And the IRS has told us since beginning of April, if you’re on Social Security, unless you’re a new beneficiary in 2020 or unless you have to report qualifying children under the age of 17, the IRS has said that excluding those circumstances, if you’re on Social Security, you will get your stimulus in the same way that you get your benefits.
In Sarah’s case, that was a complete LIE. Does Sarah get her benefits on a star-spangled debit card from Money Network Cardholder Services?
Nope. She gets them direct deposited, IRS should have deposited her stimulus at the end of April, instead, she gets a poorly-announced, rushed debit card in the mail that she takes for spam, and she cuts it up and throws it away, never to be seen again.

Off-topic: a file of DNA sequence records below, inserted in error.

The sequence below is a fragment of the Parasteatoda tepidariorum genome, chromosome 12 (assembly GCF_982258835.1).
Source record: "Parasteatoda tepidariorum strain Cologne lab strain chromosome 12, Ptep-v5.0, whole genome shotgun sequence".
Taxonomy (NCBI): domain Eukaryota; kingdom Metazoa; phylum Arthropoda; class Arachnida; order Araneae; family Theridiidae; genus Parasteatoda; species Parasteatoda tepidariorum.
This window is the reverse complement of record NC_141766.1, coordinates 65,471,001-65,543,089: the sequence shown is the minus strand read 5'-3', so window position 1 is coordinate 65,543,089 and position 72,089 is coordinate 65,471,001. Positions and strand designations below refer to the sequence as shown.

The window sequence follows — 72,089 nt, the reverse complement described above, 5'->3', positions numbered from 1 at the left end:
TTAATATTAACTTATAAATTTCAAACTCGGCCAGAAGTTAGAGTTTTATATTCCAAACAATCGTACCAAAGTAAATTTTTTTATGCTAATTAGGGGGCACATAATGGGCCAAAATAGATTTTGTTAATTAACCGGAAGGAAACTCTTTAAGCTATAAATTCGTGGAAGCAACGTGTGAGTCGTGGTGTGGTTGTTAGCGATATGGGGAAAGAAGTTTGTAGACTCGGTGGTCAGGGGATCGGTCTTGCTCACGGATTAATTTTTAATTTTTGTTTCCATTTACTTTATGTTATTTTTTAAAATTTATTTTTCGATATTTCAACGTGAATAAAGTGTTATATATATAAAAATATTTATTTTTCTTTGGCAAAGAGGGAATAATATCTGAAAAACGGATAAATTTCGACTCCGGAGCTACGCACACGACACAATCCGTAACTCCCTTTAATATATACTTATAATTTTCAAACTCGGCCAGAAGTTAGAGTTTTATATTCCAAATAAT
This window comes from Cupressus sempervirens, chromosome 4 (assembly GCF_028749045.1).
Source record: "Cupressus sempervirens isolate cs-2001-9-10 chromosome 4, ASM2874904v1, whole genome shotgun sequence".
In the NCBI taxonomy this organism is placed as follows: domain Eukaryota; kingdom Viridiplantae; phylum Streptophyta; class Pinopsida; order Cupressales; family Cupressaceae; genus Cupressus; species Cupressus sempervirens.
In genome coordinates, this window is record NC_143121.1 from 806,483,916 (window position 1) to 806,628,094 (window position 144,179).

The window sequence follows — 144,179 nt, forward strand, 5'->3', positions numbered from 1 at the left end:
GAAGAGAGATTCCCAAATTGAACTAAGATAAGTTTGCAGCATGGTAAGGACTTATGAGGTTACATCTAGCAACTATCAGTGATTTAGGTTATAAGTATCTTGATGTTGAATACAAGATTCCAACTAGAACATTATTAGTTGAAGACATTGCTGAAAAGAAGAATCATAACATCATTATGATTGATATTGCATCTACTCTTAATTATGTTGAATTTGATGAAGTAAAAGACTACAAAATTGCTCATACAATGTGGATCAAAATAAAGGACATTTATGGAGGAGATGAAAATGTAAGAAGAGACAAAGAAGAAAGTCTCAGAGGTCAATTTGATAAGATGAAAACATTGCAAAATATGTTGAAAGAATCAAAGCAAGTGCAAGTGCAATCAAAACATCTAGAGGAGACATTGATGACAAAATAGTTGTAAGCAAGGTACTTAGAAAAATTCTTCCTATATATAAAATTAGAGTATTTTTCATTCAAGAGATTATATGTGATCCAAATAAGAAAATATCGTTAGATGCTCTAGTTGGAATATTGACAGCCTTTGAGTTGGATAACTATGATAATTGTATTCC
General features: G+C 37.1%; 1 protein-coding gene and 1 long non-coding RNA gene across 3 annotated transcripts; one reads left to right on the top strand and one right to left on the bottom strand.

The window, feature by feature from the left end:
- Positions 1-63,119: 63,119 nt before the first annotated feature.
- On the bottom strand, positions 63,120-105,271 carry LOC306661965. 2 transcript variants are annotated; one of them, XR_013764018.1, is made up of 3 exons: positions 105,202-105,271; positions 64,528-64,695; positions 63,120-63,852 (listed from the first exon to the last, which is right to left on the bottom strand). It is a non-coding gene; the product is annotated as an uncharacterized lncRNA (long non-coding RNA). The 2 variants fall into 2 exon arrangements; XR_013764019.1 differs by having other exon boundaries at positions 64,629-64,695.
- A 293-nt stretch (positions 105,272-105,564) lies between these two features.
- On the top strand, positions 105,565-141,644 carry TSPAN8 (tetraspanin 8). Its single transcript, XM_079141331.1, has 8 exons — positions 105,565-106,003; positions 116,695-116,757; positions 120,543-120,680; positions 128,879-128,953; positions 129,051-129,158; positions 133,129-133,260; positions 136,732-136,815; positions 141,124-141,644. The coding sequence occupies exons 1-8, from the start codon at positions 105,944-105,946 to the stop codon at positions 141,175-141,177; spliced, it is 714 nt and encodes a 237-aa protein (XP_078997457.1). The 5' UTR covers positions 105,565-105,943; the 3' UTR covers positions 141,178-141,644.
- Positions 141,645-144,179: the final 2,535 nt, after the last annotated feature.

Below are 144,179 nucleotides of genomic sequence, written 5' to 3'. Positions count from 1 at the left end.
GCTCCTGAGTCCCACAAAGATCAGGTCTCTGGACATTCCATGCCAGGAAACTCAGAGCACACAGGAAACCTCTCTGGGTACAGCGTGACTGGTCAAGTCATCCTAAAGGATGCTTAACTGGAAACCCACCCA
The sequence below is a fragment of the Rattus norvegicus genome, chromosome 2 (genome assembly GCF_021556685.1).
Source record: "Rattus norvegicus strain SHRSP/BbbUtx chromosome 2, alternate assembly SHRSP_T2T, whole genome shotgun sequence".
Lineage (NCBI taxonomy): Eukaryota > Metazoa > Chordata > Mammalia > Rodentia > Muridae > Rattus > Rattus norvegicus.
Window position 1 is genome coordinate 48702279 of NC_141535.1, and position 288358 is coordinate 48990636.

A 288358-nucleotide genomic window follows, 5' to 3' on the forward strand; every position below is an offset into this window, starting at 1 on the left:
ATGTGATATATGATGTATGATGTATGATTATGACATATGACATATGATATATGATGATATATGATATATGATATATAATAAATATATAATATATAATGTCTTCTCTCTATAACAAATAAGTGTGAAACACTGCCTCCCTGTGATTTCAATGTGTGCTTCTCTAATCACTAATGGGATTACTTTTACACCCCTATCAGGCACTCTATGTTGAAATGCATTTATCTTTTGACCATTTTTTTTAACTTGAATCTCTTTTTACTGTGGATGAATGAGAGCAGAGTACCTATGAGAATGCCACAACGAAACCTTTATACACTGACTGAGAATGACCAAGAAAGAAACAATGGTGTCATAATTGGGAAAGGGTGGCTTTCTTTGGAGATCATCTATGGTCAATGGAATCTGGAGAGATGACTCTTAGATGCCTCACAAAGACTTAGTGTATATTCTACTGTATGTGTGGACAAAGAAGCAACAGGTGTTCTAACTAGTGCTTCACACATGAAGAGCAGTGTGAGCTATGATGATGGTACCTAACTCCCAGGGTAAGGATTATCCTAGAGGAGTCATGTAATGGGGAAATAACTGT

Not any fault of her own, Treasury simply did a terrible job with this, they botched it.
And she’s not alone.
Fifth reason I don’t like these cards, they have withdrawal limits.
ATM withdrawal limit, $1,000 per transaction per day.
Some of you need cash for whatever reason, I typically wouldn’t advise you to carry around large amounts of cash, but maybe some of you pay your rent in cash or something like that, I don’t know, but whatever your reasons are, some of you out there need cash, some of you only operate in a world of cash.
And these cards limit you to $1,000 per day, you couldn’t even get your entire stimulus out in one transaction.